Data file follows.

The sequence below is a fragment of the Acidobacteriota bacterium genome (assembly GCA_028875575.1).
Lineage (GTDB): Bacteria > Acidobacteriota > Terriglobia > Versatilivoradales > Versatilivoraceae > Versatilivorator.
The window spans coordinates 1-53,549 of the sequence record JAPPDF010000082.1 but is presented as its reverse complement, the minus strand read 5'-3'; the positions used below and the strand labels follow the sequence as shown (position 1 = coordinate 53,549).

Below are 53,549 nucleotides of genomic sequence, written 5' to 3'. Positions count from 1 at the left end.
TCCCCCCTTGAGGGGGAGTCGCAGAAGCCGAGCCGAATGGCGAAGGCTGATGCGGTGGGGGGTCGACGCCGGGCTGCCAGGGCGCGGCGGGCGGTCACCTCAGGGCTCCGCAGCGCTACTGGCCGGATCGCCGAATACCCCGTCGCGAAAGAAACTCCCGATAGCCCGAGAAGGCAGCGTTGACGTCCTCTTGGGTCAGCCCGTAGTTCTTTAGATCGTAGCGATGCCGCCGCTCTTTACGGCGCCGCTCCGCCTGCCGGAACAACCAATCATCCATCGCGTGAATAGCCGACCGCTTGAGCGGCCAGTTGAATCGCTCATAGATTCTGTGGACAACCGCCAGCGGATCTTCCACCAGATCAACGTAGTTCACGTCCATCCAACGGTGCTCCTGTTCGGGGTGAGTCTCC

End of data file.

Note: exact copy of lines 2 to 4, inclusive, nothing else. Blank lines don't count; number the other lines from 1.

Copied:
Lineage (GTDB): Bacteria > Acidobacteriota > Terriglobia > Versatilivoradales > Versatilivoraceae > Versatilivorator.
The window spans coordinates 1-53,549 of the sequence record JAPPDF010000082.1 but is presented as its reverse complement, the minus strand read 5'-3'; the positions used below and the strand labels follow the sequence as shown (position 1 = coordinate 53,549).

Below are 53,549 nucleotides of genomic sequence, written 5' to 3'. Positions count from 1 at the left end.